Social media law could chill free speech in Papua New Guinea

Pacific Freedom Forum Punishing social media use could remove an essential check and balance on abuse of power in Papua New Guinea, warns the Pacific Freedom Forum. "Long talked about plans for a new social media law could have a chilling effect on freedoms of speech," says PFF Chair Titi Gabi. "Social media are an effective control on political systems including corruption." Facebook and Twitter are hugely popular in Papua New Guinea, with hundreds of thousands using pages, groups and profiles. That popularity has alarmed government and others concerned at free-flowing and often…Read more

UK Labour manifesto pledge to change media ownership rules and implement Leveson recommendations

UK Press Gazette The UK Labour Party has today pledged “implementation of the recommendations of the Leveson Inquiry” in its 2015 election manifesto. (Labour leader Ed Miliband pictured, Reuters) The party has also promised to “take steps to protect the principle of media plurality, so that no media outlet can get too big”. The Conservative Party’s manifesto has not yet been released, but last month George Osborne said the government would launch a consultation on whether to introduce tax breaks for the English local newspaper industry in his Budget speech. The Liberal Democrat…Read more

Journalist faces charges after publishing report critical of Sri Lankan police

CPJ A freelance journalist for a Tamil-language daily in Sri Lanka has been charged in connection with a story he wrote that criticised the police, according to news reports and the paper's editor, who spoke to the Committee to Protect Journalists. N. Logathayalan, a freelancer for Uthayan, was detained on Wednesday in connection with a story he wrote for the paper that alleged a girl had been assaulted by police in the Nelliyadi police station in Jaffna city, in the north of the country, according to news reports. Police denied the story, the…Read more

Malaysian cartoonist Zunar faces 43 years in prison over tweets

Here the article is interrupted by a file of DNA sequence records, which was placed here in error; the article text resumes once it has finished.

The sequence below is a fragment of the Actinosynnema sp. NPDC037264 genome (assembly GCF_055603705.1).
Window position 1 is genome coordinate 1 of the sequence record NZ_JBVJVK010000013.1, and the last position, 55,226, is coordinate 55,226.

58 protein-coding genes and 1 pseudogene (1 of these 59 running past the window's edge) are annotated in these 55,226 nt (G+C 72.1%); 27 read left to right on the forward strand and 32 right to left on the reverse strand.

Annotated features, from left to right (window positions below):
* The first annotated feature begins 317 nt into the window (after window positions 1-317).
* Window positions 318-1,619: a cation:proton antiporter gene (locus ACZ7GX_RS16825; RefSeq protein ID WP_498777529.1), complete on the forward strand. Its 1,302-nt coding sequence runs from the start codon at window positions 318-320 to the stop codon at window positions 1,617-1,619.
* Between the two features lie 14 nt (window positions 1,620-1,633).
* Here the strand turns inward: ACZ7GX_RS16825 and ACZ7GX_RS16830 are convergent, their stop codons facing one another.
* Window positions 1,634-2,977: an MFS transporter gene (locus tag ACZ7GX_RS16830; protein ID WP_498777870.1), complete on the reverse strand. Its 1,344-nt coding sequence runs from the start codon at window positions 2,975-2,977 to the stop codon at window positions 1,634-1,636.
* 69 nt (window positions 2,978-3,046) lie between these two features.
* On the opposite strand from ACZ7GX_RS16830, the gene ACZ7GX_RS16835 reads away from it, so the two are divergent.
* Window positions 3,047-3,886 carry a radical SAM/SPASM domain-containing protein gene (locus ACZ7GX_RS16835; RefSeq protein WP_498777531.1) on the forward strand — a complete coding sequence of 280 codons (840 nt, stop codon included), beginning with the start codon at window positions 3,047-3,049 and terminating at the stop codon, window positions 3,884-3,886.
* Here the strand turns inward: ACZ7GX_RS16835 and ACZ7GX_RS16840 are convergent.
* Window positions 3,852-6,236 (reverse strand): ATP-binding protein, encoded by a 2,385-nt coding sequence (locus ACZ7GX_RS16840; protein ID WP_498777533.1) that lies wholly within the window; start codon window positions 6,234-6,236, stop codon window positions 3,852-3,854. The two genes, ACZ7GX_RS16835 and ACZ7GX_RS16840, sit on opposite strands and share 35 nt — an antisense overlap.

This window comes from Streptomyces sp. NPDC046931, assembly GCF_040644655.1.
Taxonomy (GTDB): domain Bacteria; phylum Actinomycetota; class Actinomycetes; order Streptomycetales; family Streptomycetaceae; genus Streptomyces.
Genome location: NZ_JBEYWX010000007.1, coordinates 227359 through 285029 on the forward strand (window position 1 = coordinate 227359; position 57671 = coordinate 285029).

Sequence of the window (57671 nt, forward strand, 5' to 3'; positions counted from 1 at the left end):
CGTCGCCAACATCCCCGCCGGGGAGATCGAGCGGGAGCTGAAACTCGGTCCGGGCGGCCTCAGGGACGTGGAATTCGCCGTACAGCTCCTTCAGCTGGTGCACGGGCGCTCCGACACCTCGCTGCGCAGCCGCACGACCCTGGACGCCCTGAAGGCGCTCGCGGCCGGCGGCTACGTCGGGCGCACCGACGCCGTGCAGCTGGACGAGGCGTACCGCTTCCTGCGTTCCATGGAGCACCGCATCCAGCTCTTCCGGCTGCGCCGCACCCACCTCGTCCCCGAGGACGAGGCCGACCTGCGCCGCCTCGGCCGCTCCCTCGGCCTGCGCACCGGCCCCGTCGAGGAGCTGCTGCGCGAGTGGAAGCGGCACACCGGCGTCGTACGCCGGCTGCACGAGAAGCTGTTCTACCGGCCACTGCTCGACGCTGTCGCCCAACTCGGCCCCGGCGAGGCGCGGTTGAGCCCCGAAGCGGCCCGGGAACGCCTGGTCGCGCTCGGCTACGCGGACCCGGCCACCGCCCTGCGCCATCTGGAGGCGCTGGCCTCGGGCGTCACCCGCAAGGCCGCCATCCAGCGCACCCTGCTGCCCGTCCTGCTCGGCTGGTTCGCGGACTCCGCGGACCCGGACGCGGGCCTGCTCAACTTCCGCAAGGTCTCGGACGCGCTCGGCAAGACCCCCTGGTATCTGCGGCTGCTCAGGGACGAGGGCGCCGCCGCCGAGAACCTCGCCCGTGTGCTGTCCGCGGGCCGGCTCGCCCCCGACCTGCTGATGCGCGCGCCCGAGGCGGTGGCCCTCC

Cartoonist Rights Network International Malaysian political cartoonist Zunar has been charged in Kuala Lumpur with nine counts of sedition for tweets posted following a controversial court ruling. Zunar could be sentenced to 43 years in prison if convicted. He pleaded not guilty. His bail was set at 13,500 RM (US$6,207.00). Zunar (Zulkifi Anwar Ulhaque), known for cartoons lampooning the excesses and questionable practices of the government of Prime Minister Najib Razak, was previously charged with sedition in 2010. Over the years, his cartoon books have been periodically confiscated and bookstores banned from selling his…Read more

India’s free speech debate is alive and well

PEN International The Supreme Court of India's landmark decision on Tuesday [24 March 2015] signals a move towards greater protection of free expression in the world's largest democracy. But there is still much to do. India's highest court struck down section 66A of the Information Technology (Amendment) Act, 2008 ("IT Act"), the vaguely worded and overbroad provision criminalizing the transmission over the internet of content that could be perceived as "grossly offensive" or has a "menacing character" or causes "annoyance," "inconvenience," or "insult"; the list goes on. The wording of the provision was…Read more

2015 Press Freedom Index Published By RSF